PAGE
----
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Research School Network: Everything is Awesome: Homework We explore the nuances of the toolkit by looking at the highest impact strands. This time, Mark Miller looks at homework.


Everything is Awesome: Homework

We explore the nuances of the toolkit by looking at the highest impact strands. This time, Mark Miller looks at homework.

by Bradford Research School
on the

The updated EEF toolkit has been available for a little while. Although there are some notable changes, most of the strands which have the highest impact remain consistent. And that means that school leaders are more likely to adopt those practices or approaches. In a series of blogs, we’ll have a look at those high impact strategies and explore the reasons why we need to be a little wary before assuming we can just do’ that thing and everything will be great. And there are certain messages that we’ll see time and again that will help you to navigate other strands in the toolkit.

This time, we focus on Homework. The impact on the toolkit is +5 months so we might be inclined to simply set lots of homework.

Homework 3

Behind the average

Before we go in all guns blazing, we need to see what the average is hiding. The +5 comes from 44 separate studies. It would be a miracle if all of these studies had exactly the same results. The behind the average’ section in the strand states the following:

  • Studies in secondary schools show greater impact (+5 months) than in primary schools (+3 months).
  • Similar positive effects are found for reading, mathematics and science.
  • Most homework set is individual, studies involving collaboration with peers have higher effects (+6 months), though the number of studies is small.
  • Studies involving digital technology typically have greater impact (+ 6 months).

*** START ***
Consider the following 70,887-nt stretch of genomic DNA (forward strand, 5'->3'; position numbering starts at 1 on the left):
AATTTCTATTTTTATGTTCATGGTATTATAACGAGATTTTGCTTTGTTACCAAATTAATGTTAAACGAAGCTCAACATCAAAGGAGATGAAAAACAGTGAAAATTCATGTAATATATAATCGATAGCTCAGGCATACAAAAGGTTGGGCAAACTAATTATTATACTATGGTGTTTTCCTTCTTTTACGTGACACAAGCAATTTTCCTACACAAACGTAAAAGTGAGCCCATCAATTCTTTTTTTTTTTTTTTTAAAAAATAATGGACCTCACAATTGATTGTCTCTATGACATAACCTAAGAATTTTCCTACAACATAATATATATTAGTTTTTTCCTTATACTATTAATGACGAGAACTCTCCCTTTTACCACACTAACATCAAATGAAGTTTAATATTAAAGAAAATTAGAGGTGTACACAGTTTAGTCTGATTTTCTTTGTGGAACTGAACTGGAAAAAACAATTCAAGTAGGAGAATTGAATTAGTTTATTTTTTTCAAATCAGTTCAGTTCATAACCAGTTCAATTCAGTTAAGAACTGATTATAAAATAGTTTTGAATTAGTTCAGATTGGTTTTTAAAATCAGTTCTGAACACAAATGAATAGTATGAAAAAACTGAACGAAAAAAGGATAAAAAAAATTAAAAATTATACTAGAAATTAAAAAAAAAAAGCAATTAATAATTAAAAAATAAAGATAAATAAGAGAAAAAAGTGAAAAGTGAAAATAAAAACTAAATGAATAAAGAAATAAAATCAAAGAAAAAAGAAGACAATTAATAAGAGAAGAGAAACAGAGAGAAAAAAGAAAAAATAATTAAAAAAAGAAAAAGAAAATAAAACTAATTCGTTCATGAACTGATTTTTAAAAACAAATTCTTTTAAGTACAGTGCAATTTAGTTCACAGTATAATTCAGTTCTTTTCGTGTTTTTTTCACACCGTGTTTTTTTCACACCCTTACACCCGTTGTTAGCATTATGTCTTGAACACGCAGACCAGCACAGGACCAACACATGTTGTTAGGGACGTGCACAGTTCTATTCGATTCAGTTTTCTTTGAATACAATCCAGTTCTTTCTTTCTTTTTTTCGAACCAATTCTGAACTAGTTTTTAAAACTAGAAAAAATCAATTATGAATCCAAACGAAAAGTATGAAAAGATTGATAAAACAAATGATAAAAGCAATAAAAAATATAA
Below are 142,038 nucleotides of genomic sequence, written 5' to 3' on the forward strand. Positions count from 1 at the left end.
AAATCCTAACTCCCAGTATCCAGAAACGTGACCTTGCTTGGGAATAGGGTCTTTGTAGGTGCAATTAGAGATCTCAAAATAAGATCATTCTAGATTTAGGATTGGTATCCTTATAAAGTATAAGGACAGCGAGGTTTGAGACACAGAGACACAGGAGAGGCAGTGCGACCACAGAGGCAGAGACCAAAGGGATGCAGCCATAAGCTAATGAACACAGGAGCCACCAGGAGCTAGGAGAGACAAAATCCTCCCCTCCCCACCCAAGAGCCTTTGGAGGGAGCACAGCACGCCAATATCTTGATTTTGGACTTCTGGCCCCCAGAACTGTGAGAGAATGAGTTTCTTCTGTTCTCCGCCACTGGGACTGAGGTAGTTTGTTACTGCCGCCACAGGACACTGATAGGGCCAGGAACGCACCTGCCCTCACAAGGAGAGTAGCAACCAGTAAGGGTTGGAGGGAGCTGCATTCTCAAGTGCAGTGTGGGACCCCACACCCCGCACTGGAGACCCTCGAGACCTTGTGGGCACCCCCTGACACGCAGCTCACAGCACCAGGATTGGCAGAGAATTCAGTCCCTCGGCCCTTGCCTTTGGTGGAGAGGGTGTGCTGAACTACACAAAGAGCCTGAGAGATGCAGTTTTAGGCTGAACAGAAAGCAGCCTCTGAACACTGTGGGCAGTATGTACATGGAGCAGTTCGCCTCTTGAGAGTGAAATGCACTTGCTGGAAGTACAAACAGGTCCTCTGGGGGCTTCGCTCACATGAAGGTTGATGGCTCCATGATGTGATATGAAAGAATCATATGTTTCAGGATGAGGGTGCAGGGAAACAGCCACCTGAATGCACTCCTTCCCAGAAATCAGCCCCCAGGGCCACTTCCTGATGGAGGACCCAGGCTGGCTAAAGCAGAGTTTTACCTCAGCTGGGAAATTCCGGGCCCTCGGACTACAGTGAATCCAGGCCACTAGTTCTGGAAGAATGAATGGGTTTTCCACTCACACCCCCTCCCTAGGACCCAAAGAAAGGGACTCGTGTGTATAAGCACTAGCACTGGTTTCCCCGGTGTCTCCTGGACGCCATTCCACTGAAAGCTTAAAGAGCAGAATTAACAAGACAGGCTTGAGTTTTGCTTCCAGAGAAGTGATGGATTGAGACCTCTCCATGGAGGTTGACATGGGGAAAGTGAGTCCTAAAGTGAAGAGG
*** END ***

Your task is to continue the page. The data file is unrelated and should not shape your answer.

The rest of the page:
There’s a handy section that you can expand to read more about the differences at primary and secondary.

Homework 1

The forest plots in the technical appendix illustrate the variation too. There’s a brilliant blog from our friends at Shotton Hall Research School that explains these really well.

Homework 2
Filtered for studies on homework in secondary mathematics

What do we even mean by homework’?

The definition given is pretty straightforward:

Homework refers to tasks given to pupils by their teachers to be completed outside of usual lessons.“

However, what we set for homework can be quite different, e.g. reading activities, longer projects or essays and more directed and focused work such as revision for tests.’ And it might have a number of purposes, such as, independent learning to practice and consolidate skills, conduct in-depth inquiry, prepare for lessons or revise for exams.’ Also, the EEF definition includes homework clubs and flipped learning. There are lots of possibilities for what homework can be, so you need to ensure that you are aware of that fact.

Implementation is key

We’re going to get badges made with this phrase on them. We saw the variation in impact earlier, and one factor that affects the impact is implementation. So rather than just doing’ homework, we might set out the active ingredients of effective homework, those features that give it the best chance of success. According to the toolkit, these may include’:

  • Considering the quality of homework over the quantity.
  • Using well-designed tasks that are linked to classroom learning.
  • Clearly setting out the aims of homework to pupils.
  • Understanding and addressing any barriers to completion, such as access to a learning device or resources.
  • Explicitly teaching independent learning strategies.
  • Providing high-quality feedback to improve pupil learning.
  • Monitoring the impact homework on pupil engagement, progress and attainment.

We know that homework is ubiquitous in schools, but like anything that is used widely and has a degree if effectiveness, there is much that should be taken into consideration. Have a look at the toolkit entry and consider how aligned your homework policy is.

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